You might think that the same restrictions on supply were true of gold when economies were run on the gold standard. But the supply of gold wasn’t fixed. It expanded as people mined more of it. There actually was something of an equilibrium—as economic growth increased the demand for gold, making it more valuable, the rising price encouraged people to mine it, which brought more gold into the system, ultimately keeping the dollar value of gold relatively stable. Between 1800 and 1900, the dollar value of gold gradually rose by small percentages. Bitcoin, by contrast, regularly rises and falls 5 or 10 percent in a single day, purely because of shifts in speculative sentiment. That volatility weakens its usefulness as a store of value (one of the other roles of a currency) and makes it unsuitable for use as a day-to-day medium of exchange, since no one wants to accept a currency if it might be worth 10 percent less a couple of hours from now. In other words, a financial system run on Bitcoin would have all the bad features of the gold standard and few of the redeeming ones.
There are also practical hurdles to making Bitcoin a currency people can use easily. When demand for Bitcoin is high, transaction fees soar as miners raise the price of processing those transactions. At the peak of Bitcoin mania last fall, it could cost as much as $55 a transaction. That was fine when people thought the value of their Bitcoin stash was going to double overnight. But it doesn’t work if people want to use Bitcoin to buy pizza or a new TV set. Even more important, Bitcoin cannot scale to deal with the number of transactions a modern economy needs. The system is limited to processing just 420 transactions per minute. Finally, there’s the fact that a remarkably small number of people control a remarkably large percentage of all the bitcoins in the world. That gives them the leverage to manipulate prices, and makes it harder for Bitcoin to have the reach it would need to become a real currency.
Of course, bitcoin is far from the only cryptocurrency. Depending on how you count, there are now hundreds, if not thousands, of them. And while they’re all built, like Bitcoin, on the blockchain, some have features that might seem to make them more attractive as a potential global currency. Litecoin, for instance, can process more transactions per minute. Monero and Zcash offer genuine anonymity (as opposed to Bitcoin, where every transaction is associated with a given key that can be tracked). And not all cryptocurrencies have a rigid cap on the total number of coins. So perhaps a different cryptocurrency could replace the dollar or euro or yuan—or, more plausibly, we could end up with a system of lots of different private currencies, rather than relying solely on a single medium of exchange.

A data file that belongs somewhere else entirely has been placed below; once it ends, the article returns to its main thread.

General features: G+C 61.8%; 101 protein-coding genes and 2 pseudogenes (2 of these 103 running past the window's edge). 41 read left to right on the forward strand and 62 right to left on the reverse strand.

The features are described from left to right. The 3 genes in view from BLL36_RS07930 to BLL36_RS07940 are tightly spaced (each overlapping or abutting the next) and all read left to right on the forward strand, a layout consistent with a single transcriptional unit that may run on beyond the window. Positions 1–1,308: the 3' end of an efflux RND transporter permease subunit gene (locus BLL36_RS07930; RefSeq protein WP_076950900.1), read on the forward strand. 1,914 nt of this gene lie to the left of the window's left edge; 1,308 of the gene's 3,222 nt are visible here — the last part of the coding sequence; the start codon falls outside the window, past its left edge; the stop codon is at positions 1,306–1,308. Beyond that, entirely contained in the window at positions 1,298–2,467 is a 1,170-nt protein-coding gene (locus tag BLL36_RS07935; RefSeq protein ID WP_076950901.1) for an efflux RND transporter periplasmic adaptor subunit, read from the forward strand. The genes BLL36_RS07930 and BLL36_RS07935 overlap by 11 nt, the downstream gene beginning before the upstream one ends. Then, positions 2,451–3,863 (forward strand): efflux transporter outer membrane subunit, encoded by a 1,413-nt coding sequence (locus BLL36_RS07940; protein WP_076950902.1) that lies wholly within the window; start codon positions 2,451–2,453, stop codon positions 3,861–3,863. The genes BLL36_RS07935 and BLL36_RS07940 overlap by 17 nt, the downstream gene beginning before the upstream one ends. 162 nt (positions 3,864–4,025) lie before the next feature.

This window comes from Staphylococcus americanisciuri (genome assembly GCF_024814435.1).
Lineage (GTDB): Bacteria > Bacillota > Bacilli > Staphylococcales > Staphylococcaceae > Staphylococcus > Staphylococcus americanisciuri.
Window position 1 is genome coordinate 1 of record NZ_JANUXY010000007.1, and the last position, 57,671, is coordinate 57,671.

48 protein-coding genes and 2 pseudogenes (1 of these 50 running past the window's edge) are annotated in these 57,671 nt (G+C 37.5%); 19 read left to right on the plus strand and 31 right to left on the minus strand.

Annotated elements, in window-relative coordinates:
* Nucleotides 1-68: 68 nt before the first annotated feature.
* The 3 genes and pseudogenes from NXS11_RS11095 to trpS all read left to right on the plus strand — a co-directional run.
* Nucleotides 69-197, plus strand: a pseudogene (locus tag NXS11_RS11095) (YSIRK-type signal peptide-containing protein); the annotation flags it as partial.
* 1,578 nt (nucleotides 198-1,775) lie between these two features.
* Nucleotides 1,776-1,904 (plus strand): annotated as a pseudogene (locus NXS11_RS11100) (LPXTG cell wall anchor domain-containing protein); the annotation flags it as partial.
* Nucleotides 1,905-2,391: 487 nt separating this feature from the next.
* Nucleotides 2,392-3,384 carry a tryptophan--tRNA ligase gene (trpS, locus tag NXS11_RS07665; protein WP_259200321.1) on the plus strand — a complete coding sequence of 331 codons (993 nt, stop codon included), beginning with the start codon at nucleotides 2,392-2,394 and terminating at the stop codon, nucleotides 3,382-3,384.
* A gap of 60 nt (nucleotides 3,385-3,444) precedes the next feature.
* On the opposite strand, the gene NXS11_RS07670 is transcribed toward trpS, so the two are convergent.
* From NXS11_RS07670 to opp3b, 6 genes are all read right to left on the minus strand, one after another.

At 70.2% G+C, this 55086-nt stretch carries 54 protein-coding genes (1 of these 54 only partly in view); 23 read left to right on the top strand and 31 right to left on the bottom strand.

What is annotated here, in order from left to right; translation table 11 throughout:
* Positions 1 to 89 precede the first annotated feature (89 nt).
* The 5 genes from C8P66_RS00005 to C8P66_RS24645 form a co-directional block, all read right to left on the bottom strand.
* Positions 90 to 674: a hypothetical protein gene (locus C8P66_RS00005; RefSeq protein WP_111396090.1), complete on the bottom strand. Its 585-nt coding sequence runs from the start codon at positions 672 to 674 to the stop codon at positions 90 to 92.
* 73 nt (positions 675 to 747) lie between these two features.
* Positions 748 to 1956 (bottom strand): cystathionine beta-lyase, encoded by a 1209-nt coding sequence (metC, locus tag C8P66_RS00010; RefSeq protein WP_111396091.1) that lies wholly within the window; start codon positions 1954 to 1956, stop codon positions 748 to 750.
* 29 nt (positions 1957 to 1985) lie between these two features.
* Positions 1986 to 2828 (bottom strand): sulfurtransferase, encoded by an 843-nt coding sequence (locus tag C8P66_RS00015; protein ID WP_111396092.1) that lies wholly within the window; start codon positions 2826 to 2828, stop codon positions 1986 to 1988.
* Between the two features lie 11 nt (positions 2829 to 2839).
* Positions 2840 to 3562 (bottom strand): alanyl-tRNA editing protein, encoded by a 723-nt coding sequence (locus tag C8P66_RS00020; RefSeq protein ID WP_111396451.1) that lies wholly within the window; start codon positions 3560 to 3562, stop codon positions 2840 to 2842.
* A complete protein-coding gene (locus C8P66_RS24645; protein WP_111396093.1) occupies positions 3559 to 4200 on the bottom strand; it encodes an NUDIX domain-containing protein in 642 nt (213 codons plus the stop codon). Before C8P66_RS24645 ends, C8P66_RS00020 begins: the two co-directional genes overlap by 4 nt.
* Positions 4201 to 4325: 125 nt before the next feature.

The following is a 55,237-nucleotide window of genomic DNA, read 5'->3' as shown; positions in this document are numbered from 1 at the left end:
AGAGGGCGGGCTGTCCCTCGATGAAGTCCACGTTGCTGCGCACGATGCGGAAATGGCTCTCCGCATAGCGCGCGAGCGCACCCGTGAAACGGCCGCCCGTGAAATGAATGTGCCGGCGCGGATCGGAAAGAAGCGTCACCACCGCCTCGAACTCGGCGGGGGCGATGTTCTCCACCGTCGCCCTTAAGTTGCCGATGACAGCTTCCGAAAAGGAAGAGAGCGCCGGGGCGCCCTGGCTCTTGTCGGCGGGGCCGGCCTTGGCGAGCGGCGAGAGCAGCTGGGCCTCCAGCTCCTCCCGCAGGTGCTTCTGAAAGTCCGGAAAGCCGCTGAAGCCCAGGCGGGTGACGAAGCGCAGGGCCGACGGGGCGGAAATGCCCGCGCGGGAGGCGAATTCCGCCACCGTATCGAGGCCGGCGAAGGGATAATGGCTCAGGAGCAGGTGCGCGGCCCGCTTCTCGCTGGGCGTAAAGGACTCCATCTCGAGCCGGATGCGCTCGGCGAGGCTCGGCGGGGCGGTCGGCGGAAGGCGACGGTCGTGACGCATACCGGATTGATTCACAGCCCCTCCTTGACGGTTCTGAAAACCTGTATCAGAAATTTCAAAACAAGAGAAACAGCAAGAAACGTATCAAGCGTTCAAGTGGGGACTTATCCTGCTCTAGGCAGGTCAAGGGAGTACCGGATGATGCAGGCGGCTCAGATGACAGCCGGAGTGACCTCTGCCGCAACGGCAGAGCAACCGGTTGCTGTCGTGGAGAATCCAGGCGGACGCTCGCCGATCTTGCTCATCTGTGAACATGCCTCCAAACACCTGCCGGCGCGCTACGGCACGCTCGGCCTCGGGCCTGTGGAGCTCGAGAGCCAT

There’s something appealing about the idea of everyone choosing the currency that suits them best, and of cryptocurrencies competing against each other to win the loyalty of consumers and businesses. But in fact the proliferation of cryptocurrencies that we’ve seen over the past few years makes it less likely, not more, that they will eventually replace fiat money.
The problem with a world in which there are lots of different private currencies is that it massively increases transaction costs. With a single, government-issued currency that’s legal tender, you don’t have to think about whether or not to accept it in exchange for goods and services. You accept dollars because you know that you will be able to use them to buy whatever you want. Commerce flows more smoothly because everyone has implicitly agreed to use the dollar.
In an economy with lots of competing currencies (particularly cryptocurrencies unbacked by any commodity), it would work very differently. If someone wants to pay you in Litecoin, you have to figure out whether you think Litecoin is a real cryptocurrency or just a scam that could shut down any day now. You have to consider who else might accept Litecoin if you want to spend it, or who would trade you dollars for it (and at what exchange rate and transaction fee). Basically, a proliferation of currencies tosses sand into the gears of commerce, making transactions less efficient and more costly. And any currency that is hard to use is less valuable as a medium of exchange.
This isn’t speculative. we actually have a historical example of how this works. In the United States in the decades before the Civil War, there was no national currency. Instead, it was an era of what was called “free banking.” Individual banks issued bank notes, theoretically backed by gold, that people used as money. The problem was that the farther away from a bank you got, the less recognizable (and therefore the less trustworthy) a bank’s note was to people. And every time you did a deal, you had to vet the note to make sure it was worth what your trading partner said it was worth. So-called wildcat banks sprang up, took people’s money, issued a host of notes, and then shut down, making their notes worthless. To be sure, people came up with workarounds—there were volumes that were a kind of Yelp for banking, displaying the panoply of bank notes and rating them for reliability and value. But the broader consequence was that doing business was simply more complicated and slower than it otherwise would have been. The same will be true in a world where some people use Ethereum, others use Litecoin, and others use Ripple.
That doesn’t mean that cryptocurrencies are useless. On the contrary, for transactions that one wants to keep hidden from the government (or other authorities), they will remain useful. Buying drugs, laundering money, evading capital controls, protecting your money in countries with hyperinflationary environments: these are all situations where cryptocurrencies can come in handy. But the notion that private cryptocurrencies might soon (or ever) be a meaningful competitor to fiat money for everyday transactions is little more than a pipe dream.